Relator argues, inter alia, that requiring him to represent the plaintiff in the underlying action is an unconstitutional taking of his property without just compensation. He also avers that he cannot be compelled to advance litigation expenses because that would also amount to a taking of property without just compensation. He claims that such compelled representation is a violation of due process and amounts to an involuntary servitude.[1] Relator suggests that he was apparently appointed pursuant to § 514.040, RSMo 1978 inasmuch as no other authority for such appointment has been located. The Attorney General, on the other hand, arguing in behalf of respondent, contends that this duty imposed on the individual attorney is a "professional obligation to represent an indigent plaintiff as part of his duties as an officer of the court," and "[a]n applicant for admission to practice law may justly be deemed to be aware of the traditions of the profession which he is joining."


Although it is not clear that respondent relied solely upon § 514.040, RSMo 1978 to justify her appointment of relator, we initially address relator's argument that the statute is unconstitutional. The statute provides:

If any court shall, before or after the commencement of any suit pending before it, be satisfied that the plaintiff is a poor person, and unable to prosecute his or her suit, and pay the costs and expenses thereof, such court may, in its discretion, permit him or her to commence and prosecute his or her action as a poor person, and thereupon such poor *759 person shall have all necessary process and proceedings as in other cases, without fees, tax or charge; and the court may assign to such person counsel, who, as well as all other officers of the court, shall perform their duties in such suit without fee or reward; but if judgment is entered for the plaintiff, costs shall be recovered, which shall be collected for the use of the officers of the court.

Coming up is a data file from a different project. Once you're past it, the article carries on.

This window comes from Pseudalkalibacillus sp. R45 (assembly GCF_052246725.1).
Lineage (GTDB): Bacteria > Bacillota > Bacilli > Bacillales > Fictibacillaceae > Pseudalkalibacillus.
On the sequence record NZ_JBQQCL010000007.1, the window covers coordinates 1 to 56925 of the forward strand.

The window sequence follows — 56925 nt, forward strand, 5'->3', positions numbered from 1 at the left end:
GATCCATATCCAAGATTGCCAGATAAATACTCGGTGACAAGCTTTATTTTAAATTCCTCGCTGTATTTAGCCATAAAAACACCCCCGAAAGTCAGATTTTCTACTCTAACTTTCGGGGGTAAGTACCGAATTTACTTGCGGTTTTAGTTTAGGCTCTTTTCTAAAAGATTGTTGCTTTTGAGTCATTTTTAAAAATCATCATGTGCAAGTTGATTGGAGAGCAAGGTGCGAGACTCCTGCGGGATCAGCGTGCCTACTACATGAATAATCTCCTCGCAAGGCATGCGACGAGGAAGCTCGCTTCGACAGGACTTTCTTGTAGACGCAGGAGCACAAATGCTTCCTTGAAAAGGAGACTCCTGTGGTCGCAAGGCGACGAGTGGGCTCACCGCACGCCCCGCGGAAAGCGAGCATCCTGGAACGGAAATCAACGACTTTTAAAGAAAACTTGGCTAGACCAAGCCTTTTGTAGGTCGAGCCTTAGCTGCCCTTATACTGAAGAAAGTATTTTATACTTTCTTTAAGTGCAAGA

This statute was first enacted in 1821, and it was passed against the background of already existing poor laws. 1 Mo.Terr. & State Laws Ch. 363, at 843 (1821). For example, the court of common pleas was already empowered to spend county funds for the maintenance of the poor. 1 Mo. Terr. & State Laws Ch. 121, at 340 (1815). Counties were saddled with the responsibility of supporting and maintaining their poor. When the legislature passed these laws, they intended to relieve a particular class of persons. For one hundred and seventy years the legislature has retained the classification for persons deemed poor: "[A]ged, infirm, lame, blind or sick persons, who are unable to support themselves, and when there are no other persons required by law and able to maintain them, shall be deemed poor persons." § 205.590, RSMo 1978. We do not believe that the plaintiff in the underlying suit can bring himself within the definition of the term as used by the legislature when § 514.040 was enacted[2] or that the statute authorizes the appointment in this case.